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# Log Ride

## Task

A theme park has a log ride that can hold 12 people. They also have a weight limit of 1500 lbs per log for safety reasons. If the average adult weighs 150 lbs, the average child weighs 100 lbs and the log itself weighs 200, the ride can operate safely if the inequality

$$ 150A + 100C + 200 \leq 1500 $$

is satisfied ($A$ is the number of adults and $C$ is the number of children in the log ride together). There are several groups of children of differing numbers waiting to ride. Group one has 4 children, group two has 3 children, group three has 9 children, group four 6 children while group five has 5 children.

If 4 adults are already seated in the log, which groups of children can safely ride with them?

## IM Commentary

In this instructional task students are given two inequalities, one as a formula and one in words, and a set of possible solutions. They have to decide which of the given numbers actually solve the inequalities. There are two solutions presented, the first is the more natural one, where we simply substitute the given values and check if the inequality is satisfied. In the second solution, we actually solve the inequality first and then see if the given values are in the solution set. While this seems unnecessary, it is the approach many students will use because they have often been "conditioned" to solve any inequality or equality they encounter. A class discussion could clear up when it is necessary to actually solve an inequality and when it is easier to use substitution. If we were given a large number of possible solutions to check, solving would be the preferred solution method, while for a small number, substitution is faster.

This task provides a way to see if students understand the meaning of a solution to an inequality (or equation), namely values of the variables that make the inequality (equation) true. Often students see solutions only as the result of solving an inequality or equation. This idea is an important one, since for some equations it is possible to check if a given number is a solution, while it would be hard or impossible to solve, e.g. higher degree polynomials, equations involving trigonometric or exponential functions.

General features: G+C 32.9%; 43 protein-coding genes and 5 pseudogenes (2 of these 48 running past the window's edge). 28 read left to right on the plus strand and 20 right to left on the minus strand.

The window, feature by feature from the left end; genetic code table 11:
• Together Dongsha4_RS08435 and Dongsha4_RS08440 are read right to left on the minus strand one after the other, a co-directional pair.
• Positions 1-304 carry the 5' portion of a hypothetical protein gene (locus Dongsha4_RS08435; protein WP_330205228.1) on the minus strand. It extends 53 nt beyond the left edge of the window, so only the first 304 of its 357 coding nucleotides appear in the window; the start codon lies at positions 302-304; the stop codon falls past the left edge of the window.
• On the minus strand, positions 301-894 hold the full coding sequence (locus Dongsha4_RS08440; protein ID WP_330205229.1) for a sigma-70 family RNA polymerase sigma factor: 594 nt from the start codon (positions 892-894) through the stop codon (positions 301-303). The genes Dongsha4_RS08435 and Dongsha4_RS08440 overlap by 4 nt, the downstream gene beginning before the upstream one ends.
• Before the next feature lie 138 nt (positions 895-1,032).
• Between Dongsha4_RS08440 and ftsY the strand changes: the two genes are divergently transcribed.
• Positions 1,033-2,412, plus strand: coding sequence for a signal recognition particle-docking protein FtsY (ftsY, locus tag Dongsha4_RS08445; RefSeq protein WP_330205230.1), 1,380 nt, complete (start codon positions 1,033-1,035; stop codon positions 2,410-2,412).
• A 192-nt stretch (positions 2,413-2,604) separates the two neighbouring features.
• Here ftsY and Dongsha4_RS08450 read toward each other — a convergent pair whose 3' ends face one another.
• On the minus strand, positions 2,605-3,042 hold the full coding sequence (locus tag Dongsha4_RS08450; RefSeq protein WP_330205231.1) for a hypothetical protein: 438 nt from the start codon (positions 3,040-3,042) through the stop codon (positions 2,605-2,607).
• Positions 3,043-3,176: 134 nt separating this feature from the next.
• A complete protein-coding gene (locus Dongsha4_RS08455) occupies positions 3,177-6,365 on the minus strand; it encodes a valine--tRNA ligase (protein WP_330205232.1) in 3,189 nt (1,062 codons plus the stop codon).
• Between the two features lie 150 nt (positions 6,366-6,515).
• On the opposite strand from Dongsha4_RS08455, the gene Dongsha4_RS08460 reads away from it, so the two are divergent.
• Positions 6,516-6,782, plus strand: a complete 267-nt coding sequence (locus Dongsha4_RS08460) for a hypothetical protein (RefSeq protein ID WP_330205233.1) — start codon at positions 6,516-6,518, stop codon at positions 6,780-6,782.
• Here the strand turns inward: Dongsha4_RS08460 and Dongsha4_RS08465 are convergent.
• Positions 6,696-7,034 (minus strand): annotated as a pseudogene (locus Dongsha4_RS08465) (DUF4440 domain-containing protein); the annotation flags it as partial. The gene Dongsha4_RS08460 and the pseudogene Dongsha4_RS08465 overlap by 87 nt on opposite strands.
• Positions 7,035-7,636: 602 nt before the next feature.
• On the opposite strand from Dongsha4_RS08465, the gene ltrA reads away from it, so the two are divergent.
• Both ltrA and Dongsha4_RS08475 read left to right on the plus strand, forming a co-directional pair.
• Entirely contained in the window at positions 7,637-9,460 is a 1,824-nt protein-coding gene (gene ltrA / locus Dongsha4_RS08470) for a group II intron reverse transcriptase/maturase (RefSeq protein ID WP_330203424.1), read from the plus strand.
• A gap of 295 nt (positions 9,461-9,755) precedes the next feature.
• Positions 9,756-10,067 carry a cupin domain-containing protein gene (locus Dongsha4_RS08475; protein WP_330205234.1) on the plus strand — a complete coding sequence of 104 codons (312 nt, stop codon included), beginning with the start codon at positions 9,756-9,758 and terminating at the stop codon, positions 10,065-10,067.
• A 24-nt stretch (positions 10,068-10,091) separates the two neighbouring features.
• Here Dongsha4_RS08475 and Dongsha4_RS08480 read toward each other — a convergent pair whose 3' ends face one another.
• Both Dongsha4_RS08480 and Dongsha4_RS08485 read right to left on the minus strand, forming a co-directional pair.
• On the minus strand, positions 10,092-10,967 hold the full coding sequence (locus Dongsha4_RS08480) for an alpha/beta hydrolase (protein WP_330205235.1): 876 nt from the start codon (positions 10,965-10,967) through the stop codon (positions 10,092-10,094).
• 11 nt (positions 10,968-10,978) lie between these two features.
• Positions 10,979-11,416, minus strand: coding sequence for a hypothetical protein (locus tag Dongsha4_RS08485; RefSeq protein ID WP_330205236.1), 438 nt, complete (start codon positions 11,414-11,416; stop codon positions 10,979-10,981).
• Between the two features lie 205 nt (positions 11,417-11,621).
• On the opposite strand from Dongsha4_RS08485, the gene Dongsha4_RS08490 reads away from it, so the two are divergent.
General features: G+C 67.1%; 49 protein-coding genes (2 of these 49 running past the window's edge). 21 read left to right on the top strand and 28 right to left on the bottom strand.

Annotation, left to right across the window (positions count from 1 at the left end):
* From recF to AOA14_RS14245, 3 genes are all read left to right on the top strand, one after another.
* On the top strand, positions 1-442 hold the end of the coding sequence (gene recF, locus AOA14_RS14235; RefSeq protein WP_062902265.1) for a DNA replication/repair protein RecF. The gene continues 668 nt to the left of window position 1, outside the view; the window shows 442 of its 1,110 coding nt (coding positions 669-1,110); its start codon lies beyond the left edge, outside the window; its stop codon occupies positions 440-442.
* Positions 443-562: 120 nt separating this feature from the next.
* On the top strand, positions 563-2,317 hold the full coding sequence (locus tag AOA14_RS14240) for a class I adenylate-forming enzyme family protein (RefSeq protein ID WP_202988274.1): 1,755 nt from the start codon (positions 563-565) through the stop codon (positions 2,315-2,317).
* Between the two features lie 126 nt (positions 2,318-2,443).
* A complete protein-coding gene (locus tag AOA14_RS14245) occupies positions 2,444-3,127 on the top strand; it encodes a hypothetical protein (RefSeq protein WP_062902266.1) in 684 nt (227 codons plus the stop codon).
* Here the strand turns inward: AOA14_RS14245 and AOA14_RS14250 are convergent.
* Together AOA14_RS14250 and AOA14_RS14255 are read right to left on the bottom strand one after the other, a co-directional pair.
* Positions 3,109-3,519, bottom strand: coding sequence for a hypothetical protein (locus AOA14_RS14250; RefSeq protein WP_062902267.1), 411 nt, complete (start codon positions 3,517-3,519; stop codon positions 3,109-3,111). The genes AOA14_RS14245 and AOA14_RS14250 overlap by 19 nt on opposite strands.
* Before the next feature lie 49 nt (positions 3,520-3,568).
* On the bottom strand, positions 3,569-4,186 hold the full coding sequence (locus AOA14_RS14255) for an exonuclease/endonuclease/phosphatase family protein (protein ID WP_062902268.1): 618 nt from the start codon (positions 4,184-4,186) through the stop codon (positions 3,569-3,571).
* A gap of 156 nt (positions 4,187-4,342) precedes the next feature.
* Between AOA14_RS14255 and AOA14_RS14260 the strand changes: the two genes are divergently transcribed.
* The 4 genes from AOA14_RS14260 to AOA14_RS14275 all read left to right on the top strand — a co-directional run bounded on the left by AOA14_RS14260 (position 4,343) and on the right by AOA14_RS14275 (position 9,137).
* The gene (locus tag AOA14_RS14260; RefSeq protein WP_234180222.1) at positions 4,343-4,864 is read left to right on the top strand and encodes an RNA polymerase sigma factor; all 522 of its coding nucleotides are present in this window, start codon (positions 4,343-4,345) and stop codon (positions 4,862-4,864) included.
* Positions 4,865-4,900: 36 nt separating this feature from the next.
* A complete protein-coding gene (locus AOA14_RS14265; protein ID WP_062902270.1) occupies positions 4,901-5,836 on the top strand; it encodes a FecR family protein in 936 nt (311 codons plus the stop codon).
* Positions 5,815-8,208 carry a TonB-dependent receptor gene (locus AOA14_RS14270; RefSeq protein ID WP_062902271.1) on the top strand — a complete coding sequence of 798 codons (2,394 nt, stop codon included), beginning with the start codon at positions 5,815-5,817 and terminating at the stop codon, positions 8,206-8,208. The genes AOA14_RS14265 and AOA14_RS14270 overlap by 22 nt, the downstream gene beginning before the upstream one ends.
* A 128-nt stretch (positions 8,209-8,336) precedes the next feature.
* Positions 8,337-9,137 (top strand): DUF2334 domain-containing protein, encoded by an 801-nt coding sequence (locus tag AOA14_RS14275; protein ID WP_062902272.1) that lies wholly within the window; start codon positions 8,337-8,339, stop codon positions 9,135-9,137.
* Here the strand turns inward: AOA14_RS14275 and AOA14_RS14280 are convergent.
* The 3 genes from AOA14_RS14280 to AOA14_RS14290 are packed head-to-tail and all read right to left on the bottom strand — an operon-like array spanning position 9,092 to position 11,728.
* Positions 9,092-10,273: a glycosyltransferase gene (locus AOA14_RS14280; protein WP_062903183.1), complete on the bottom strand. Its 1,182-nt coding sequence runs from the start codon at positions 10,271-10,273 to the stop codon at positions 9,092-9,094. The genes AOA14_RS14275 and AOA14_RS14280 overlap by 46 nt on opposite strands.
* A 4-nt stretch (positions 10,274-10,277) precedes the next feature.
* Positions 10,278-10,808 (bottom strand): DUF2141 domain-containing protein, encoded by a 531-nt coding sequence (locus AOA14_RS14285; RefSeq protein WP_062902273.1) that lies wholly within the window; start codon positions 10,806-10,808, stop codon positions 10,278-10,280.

A natural extensions for this task would be to ask students to find other groups of adults and children that can or cannot ride together, either because of the number of people allowed or because of the weight limit. Some combinations are not possible. For example, it is not possible to find a group of children that satisfies the number requirement but does not satisfy the weight requirement.

## Solutions

Solution: By Substitution

As there are five different groups waiting to ride, we can substitute each group’s number of children into the weight equation for $C$, using $A = 4$ as there are already 4 adults seated in the log. For group one, we get

$$ 150(4) + 100(4) + 200 = 1200 \leq 1500 $$

So, group one can safely ride the ride. Using this technique with the other four groups, we find that group two, group four, and group five can all safely ride the ride both in weight and in number-of-riders. We find that group three exceeds the number-of-riders limit, as there will then be 13 people on the log, as well as the weight limit.